Stretches Perfect For When You Get An Annoying Butt Cramp

Cramped muscles can be a real pain in the butt, especially when those cramps are occurring in the actual buttocks region. This uncomfortable phenomenon may not be an elegant topic for the dinner table, but it is important to discuss nonetheless. Butt cramps are a telltale sign of tight glutes and can result in soreness and pain, per Healthline. You can also tell if you have tight muscles if you experience tightness in the hip flexor region, pelvic area, hamstrings, or lower back.

There are actually different muscles that can be responsible for the cramping, including the gluteus maximus, medius, or minimus (via Live Science). It's also relevant to note that butt cramps are exceedingly common, regardless of lifestyle, though people typically associate butt cramps with post-workout soreness. There are, however, several other reasons why you may experience this discomfort. For instance, you can also feel crampy due to weakness or stiffness of surrounding muscles.

It's important to address tight glute muscles to prevent injury, especially when exercising. This is why it's necessary to determine the cause of your butt cramps, so you can choose the correct stretch to alleviate your symptoms and release the correct muscle.

What exactly causes butt cramps?

The number one reason for butt cramps is tight muscles and they can occur either in the glutes or in the surrounding muscles, such as the piriformis muscle which runs through the glutes, per Cedars-Sinai. The most common cause of tight gluteal muscles is exercise. If you overwork your glutes during lower body workouts, your gluteal muscles can become stiff as the muscles go through the healing and growth process, per Healthline. This can also occur if you don't stretch your gluteal muscles prior to working out and after the workout (via Healthline). You can also experience butt cramps due to incorrect form while exercising, which is important to consider while strength training (via Medical News Today).

Weak glutes can also occur when your gluteal muscles lack the strength to support certain movements and activities (via Balance Motion). Common reasons for weak glutes include chronic poor posture and a sedentary lifestyle, per Healthline. When your gluteal muscles are weak and are not regularly activated, this causes the surrounding muscles to overcompensate and further contribute to a lack of gluteal muscle recruitment, according to a 2019 study published in the International Journal of Sports Physical Therapy. When certain movements require the glutes to activate, therefore, this can lead to additional stress on surrounding muscles and joints which can cause muscle spasms and cramping (via Bodytrack Exercise Physiology). Once you know the reason for your cramps, it is easier to choose the right stretch to release the cramped muscles.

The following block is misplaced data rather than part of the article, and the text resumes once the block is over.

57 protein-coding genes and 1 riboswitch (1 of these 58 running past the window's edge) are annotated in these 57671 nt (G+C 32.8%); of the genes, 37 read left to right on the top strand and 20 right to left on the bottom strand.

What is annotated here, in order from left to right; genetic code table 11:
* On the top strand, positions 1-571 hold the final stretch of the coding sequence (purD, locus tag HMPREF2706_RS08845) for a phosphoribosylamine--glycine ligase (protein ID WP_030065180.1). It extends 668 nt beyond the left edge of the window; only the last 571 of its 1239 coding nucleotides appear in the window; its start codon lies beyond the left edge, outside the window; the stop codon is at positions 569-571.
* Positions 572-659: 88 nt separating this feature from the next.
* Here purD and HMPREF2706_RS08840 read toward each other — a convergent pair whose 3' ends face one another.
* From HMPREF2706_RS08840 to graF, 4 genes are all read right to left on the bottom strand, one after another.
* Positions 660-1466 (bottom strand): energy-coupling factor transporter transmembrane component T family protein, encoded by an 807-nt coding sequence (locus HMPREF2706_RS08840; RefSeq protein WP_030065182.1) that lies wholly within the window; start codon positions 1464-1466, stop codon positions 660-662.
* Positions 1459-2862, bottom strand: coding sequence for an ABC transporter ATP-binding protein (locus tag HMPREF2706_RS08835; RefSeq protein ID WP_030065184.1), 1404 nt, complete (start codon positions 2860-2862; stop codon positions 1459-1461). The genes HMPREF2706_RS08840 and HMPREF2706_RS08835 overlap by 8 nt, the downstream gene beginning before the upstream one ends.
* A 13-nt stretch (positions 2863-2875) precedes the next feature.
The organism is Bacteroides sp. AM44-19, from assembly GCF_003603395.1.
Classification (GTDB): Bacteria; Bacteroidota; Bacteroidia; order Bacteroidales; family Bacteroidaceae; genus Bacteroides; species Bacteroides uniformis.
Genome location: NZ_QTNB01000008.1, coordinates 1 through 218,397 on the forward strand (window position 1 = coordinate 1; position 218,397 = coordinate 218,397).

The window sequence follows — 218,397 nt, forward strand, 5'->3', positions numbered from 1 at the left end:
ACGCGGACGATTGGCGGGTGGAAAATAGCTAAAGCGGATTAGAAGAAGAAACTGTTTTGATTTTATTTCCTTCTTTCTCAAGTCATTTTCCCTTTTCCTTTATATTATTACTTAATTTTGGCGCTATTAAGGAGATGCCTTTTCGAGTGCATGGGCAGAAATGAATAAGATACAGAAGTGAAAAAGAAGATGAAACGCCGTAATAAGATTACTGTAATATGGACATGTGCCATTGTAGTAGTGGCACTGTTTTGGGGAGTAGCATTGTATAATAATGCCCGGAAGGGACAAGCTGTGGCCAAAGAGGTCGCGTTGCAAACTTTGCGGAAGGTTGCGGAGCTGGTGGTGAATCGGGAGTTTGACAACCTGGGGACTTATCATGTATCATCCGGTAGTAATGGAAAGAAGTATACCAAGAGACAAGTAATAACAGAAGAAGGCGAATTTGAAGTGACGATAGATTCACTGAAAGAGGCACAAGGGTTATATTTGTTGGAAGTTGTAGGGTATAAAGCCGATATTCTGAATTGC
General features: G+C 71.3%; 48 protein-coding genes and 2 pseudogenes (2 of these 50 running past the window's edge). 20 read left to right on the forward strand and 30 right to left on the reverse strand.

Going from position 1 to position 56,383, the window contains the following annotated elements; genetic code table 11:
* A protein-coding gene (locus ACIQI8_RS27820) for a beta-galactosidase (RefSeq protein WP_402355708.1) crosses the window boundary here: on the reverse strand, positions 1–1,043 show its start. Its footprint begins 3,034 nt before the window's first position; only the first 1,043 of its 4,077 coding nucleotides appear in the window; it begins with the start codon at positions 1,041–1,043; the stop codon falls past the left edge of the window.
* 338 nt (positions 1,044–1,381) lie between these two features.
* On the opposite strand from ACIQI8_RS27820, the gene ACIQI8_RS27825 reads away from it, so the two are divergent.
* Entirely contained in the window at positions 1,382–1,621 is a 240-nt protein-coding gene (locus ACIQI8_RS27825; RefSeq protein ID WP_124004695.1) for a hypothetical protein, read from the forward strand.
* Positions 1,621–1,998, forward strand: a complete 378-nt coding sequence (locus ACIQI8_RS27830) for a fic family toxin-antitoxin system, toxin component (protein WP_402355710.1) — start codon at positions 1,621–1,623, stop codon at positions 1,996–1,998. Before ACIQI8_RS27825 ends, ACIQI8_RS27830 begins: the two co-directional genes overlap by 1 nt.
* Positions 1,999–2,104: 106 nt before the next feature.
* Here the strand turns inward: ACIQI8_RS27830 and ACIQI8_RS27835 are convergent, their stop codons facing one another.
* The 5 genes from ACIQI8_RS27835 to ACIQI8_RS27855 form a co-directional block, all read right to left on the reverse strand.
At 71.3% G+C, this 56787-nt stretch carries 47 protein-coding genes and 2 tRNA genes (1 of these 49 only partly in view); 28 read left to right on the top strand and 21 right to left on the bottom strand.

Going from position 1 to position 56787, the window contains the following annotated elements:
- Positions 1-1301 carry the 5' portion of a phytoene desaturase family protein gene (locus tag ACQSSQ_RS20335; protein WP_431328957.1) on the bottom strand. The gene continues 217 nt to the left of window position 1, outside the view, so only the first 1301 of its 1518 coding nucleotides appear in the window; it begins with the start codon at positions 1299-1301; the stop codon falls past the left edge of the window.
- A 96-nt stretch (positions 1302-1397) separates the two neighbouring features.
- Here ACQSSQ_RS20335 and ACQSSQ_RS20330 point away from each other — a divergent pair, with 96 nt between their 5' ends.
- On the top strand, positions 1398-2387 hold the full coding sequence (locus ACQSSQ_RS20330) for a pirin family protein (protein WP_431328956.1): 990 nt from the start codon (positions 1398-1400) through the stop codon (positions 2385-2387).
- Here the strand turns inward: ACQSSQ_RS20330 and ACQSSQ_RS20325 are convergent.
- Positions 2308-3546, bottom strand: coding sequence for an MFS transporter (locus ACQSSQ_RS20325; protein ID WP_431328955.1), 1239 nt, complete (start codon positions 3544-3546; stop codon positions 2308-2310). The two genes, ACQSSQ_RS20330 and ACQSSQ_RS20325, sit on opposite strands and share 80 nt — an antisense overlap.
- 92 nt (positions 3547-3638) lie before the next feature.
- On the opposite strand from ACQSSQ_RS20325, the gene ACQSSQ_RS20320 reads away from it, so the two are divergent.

Three stretches to release tight glutes

The top four stretches to prevent muscle cramps include the pigeon stretch, supine twist, and downward-facing dog. The pigeon stretch targets the piriformis muscle (via Harmony Yoga). For this stretch, stand on all fours and lift your right leg forward underneath you. Bend the leg and twist so your knee touches the ground and faces your right elbow. Lean forward into the stretch as far as you can and breathe. Then, repeat with the other leg.

Another great stretch is the supine twist, which is a reclined stretch, per BeYogi. Lie flat on your back and extend your left leg so it lies straight on the ground. Bend your right leg at the knee and use your right hand to push your bent leg over to the left. Apply slight pressure to your right leg to get your knee as close to the ground as possible. Breathe into the stretch and repeat on both sides.

Finally, the downward dog stretch is a yoga pose and gives you a deep stretch in the glutes, calves, and hamstrings (via Medical News Today). For this pose, you want to start on all fours and then lift your knees and hips so your body takes the shape of an upside-down 'V.' Ultimately, while these stretches are great for preventing butt cramps, it is important to address weak glutes, if applicable. To strengthen the glutes, start with glute bridges to activate the gluteal muscles, followed by workouts targeted toward the glutes (via Transform Chiropractic).